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Joined: Tue Oct 02, 2007 7:26 am
Posts: 2053
Hi Scott,

I agree that it's more than just the scalenes involved here. Probably the pectoralis minor is also in spasm, and so are the muscles that run along the side of your neck. When you look at http://www.carpaltunneltreatment.org and then at the scalenes, you are only looking at the anterior scalenes. There are fibers on the very side and also the back of your neck that will hold your cervical vertebrae stiff when you try to turn in the opposite direction.

Also, the posterior neck muscles; splenius capitis and splenius cervicus, will prevent you from turning in the opposite direction, and they will refer pain all the way down the upper back, right next to your spine. They are the muscles that allow you to look up to the ceiling, and if they are tight you can't look down toward the floor.

Another muscle that is probably involved is the levator scapulae. This muscle raises your shoulder up, the nickname is "the shrug muscle." However, if the muscle is tight it will pull on the 3-6th cervical vertebrae and will also prevent you from turning in the opposite direction because they are too tight to lengthen during the turning of your head. It will also be beneficial for you to learn how to self treat the trapezius muscle since this one originates along the length of your cervical and thoracic spine. When it's tight, you can't turn toward the opposite side.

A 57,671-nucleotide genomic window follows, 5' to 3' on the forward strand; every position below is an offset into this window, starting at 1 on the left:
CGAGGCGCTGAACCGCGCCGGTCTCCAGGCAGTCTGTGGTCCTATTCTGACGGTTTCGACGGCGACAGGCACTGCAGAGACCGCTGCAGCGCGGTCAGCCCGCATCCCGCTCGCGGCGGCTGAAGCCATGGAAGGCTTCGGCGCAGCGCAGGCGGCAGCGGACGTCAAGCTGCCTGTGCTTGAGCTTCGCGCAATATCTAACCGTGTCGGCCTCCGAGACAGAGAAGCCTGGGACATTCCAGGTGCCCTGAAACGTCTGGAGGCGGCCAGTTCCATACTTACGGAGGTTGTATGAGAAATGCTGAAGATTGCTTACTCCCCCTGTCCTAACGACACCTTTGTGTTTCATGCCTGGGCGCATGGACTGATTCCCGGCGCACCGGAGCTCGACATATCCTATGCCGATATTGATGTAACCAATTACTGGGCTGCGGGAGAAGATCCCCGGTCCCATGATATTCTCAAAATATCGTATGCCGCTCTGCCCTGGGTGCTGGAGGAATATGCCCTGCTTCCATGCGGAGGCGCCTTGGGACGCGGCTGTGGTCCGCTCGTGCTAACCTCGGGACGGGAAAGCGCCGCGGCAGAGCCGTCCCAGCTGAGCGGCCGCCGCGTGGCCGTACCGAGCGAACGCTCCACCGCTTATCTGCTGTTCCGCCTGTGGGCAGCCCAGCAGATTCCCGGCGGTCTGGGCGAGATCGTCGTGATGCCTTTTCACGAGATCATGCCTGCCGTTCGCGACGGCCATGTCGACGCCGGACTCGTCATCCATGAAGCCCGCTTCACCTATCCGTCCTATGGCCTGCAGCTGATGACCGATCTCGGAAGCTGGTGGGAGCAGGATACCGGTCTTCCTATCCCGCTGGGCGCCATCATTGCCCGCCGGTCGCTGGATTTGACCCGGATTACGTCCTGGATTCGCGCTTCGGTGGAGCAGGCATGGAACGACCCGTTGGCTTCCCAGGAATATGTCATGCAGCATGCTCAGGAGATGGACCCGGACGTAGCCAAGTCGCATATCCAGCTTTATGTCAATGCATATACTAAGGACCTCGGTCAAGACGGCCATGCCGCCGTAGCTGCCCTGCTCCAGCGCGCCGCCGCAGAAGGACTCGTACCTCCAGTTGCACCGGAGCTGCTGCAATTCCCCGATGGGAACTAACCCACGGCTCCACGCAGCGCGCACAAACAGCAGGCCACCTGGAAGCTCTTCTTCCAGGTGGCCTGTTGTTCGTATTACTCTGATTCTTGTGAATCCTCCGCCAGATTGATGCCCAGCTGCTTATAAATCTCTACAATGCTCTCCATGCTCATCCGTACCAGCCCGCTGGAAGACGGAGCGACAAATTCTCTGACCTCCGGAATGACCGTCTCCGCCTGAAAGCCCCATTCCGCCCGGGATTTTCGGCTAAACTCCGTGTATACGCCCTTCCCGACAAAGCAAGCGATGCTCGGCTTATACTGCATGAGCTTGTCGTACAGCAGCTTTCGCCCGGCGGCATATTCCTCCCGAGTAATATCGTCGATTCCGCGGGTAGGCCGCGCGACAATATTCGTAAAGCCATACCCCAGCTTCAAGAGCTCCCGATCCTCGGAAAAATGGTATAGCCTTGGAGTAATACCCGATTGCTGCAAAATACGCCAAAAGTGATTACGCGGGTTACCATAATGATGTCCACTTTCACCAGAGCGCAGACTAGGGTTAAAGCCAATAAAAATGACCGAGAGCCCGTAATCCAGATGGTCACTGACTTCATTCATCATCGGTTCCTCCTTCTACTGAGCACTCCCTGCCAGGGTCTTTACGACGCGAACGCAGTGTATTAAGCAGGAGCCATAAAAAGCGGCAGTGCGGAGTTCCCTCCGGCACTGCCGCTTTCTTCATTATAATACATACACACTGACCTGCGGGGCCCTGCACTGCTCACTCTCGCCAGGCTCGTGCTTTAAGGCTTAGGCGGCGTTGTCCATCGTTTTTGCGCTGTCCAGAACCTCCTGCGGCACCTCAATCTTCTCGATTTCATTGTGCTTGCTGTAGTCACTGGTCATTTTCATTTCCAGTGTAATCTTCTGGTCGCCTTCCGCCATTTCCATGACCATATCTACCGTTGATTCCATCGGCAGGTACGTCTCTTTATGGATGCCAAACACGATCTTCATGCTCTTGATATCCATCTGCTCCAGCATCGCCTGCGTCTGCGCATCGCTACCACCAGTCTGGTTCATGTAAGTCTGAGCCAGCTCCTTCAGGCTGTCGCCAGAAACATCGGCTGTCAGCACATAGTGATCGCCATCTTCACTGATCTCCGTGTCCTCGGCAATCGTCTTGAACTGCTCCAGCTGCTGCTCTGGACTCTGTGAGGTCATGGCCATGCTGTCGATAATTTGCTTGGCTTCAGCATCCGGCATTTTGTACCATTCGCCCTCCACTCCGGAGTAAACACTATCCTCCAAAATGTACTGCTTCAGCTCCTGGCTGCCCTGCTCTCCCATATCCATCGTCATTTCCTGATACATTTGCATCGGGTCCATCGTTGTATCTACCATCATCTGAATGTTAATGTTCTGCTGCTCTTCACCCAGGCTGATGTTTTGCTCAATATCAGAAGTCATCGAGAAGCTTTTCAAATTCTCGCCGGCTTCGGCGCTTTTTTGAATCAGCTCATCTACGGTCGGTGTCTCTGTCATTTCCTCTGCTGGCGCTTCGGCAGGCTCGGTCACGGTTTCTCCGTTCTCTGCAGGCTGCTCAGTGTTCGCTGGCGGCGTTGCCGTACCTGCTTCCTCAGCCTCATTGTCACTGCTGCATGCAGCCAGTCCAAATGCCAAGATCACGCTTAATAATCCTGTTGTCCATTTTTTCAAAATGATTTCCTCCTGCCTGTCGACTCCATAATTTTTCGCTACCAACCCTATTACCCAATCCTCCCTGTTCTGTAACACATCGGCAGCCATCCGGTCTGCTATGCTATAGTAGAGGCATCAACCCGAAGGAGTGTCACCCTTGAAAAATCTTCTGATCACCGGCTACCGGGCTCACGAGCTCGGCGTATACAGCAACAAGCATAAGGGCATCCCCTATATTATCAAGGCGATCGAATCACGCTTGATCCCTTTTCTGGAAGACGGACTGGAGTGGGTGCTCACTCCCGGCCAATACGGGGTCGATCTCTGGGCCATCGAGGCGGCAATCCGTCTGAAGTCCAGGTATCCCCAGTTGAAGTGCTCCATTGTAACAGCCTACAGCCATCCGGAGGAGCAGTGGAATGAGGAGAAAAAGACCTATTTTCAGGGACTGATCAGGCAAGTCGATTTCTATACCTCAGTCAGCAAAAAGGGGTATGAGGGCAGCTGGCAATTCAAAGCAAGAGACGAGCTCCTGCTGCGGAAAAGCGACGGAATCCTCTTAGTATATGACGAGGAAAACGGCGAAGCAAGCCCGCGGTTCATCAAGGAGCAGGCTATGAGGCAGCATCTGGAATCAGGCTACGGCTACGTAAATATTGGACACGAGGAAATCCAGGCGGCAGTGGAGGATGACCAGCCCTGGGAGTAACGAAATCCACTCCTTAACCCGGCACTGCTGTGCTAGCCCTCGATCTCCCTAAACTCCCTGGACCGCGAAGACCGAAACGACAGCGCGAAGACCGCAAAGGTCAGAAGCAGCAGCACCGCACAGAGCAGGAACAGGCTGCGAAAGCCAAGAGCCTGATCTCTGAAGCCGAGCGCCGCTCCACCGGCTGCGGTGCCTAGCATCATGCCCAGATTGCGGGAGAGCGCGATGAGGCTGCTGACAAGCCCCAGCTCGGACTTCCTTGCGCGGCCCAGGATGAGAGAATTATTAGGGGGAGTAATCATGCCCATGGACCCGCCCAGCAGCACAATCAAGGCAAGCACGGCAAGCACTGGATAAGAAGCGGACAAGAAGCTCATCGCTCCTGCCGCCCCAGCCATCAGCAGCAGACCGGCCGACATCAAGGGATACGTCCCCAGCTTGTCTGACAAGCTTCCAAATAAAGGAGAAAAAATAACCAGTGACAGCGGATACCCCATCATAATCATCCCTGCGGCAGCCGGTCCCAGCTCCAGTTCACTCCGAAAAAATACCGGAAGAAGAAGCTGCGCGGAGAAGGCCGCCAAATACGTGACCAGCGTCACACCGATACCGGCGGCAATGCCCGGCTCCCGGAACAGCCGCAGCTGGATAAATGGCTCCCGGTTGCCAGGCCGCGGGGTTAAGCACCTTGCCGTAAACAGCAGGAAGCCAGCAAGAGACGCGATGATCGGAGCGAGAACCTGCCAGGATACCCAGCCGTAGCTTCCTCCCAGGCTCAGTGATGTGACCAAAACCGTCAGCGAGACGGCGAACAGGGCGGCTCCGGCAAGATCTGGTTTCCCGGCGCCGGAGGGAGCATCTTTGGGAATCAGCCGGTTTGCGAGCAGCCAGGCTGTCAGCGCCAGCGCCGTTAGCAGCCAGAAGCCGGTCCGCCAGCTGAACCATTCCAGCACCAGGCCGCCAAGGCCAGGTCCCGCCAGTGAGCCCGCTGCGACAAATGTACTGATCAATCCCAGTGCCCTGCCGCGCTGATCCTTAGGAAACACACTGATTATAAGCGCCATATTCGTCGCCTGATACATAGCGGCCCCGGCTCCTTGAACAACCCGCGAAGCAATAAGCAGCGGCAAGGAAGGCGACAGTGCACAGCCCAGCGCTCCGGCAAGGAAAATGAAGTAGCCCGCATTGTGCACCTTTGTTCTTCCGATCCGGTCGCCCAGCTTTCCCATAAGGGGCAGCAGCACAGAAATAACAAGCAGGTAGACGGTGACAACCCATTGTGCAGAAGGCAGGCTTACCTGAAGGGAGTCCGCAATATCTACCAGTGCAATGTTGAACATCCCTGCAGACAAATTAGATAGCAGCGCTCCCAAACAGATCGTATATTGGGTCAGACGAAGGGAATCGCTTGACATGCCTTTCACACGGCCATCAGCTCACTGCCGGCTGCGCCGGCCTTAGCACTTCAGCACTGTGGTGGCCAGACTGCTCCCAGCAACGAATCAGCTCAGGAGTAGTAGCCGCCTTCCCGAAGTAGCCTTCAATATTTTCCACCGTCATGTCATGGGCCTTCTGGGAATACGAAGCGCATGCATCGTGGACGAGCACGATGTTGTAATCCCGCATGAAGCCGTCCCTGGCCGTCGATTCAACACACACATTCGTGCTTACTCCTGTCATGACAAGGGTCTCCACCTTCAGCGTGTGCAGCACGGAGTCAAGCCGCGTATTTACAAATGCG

Do you have my book, either The Pain-Free Triathlete or the new ebook Treat Yourself to Pain-Free Living? Both of these books teach you how to treat the neck muscles, as well as the rest of the body.

It's important for you to learn how to self-treat these muscles Scott. You certainly don't want to have to take muscle relaxers frequently, they only mask the problem and don't cure it. You can work each of these muscles out, and by knowing how to do it, you could make it a part of your regular workout routine, especially when you've had an intense session.

Wishing you well,
Julie